Tuck into cakes, cookies and breads, made the healthy way
The strawberry cheesecake is denser than what one is used to, it resists the spoon a bit as it scoops out a semi-circular glob of pink deliciousness. One savours it like a six-year-old, oblivious to the heat outside, the strawberry-ness of it, looking at a banana walnut cake with real walnuts perched on it by way of decoration and then a carrot cake with real slivers of carrot with fresh cream icing.
No frothy, fluffy, snow white icing on perfectly-shaped cakes or cookies. Loafer’s Boulangerie’, outside ‘ Gokul Oottupura’ at ‘Itty’s’ in Panampilly Nagar, turns out be a surprise for a cake, cookies and bread shop. The cakes are not the fancy kind, they are the more traditional kinds.
The shop, which is more of a nook, is Ashwini Narayan’s brainchild. It is part of her contribution to the healthy-eating cause, her desire to bring in an element of nutrition into her baking. This takes us back to the cheesecake. It is denser than the ‘usual’ cheesecake because the cheese here is a combination of the healthier cottage cheese and yoghurt as opposed to cream cheese which is de rigueur. And is baked rather than using gelatine to ‘set’ it.
For this hotel management graduate baking was a hobby which she had abandoned and then took up post-marriage. She is married to Ravi Shankar of ‘Gokul Oottupura’. Two years of research, trial and plenty of errors later her cake shop was born. She says she has nothing against rich desserts but “those are for the weekend while these are more of weekday eats.” In moderation, she cautions.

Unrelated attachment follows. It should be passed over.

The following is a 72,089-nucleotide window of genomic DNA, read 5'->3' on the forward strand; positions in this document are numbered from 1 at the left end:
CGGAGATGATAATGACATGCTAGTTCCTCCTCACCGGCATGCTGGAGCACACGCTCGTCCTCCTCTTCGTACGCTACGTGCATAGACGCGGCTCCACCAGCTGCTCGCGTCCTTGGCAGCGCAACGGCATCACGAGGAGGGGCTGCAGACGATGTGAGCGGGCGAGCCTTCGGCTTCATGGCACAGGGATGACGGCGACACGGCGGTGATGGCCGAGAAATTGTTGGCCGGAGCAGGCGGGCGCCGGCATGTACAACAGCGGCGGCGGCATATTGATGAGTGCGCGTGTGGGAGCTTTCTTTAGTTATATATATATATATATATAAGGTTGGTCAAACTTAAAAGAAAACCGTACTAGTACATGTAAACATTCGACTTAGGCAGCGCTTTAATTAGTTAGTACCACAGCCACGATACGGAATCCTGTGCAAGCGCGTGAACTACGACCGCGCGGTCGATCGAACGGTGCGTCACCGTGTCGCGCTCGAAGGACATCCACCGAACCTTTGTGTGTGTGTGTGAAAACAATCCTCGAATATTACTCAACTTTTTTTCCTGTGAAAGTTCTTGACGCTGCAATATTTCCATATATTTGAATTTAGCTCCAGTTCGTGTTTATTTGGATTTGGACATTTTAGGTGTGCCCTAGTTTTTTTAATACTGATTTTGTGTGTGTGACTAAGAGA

There is a daily pattern, a menu of sorts for the cake shop, according to which she functions - there are two cakes and a cheesecake. Chocolate somethings, like cake pops, are a daily must, “for the kids” and the other will have some fruit or vegetable in it. The variety of cheesecakes is extensive – blueberry, green apple, butterscotch, kiwi, vanilla and the “hugely popular mango.” Toppings are either fruit reductions or a drizzle of cream or chocolate or yoghurt based icing. She uses refined flour but uses whole wheat flour on demand. “If you keep an ‘atta’ cake for more than a day then it loses its softness. I warn my customers.” Concerned mothers who give their kids muffins daily as snacks request her to use whole wheat. She bakes cakes on demand too.
She uses an industrial scale oven (a deck oven) and each cake or cookie she puts on sale, she bakes. She bakes in the mornings and the counters are ‘stocked’ up and ready for sale by 3 p.m. “If there are leftovers, they are binned because I do not add preservatives.” Another concern is wastage. Her cakes are endearingly imperfect, like it would if made at home. “Getting that perfect shape involves a lot of wastage and I cannot imagine wasting such amounts of food.”
Because she is married into a family whose business is food, she says, she gets plenty of support. The reason why she has kept the bakery out of ‘Oottupura’, she says, “I keep these out of ‘Oottupura’ because that is purely vegetarian and we want to keep both places apart for that reason.”
There will be a chocolate festival at Loafer’s Boulangerie on April 13 and 14 from 3 p.m. to 10 p.m.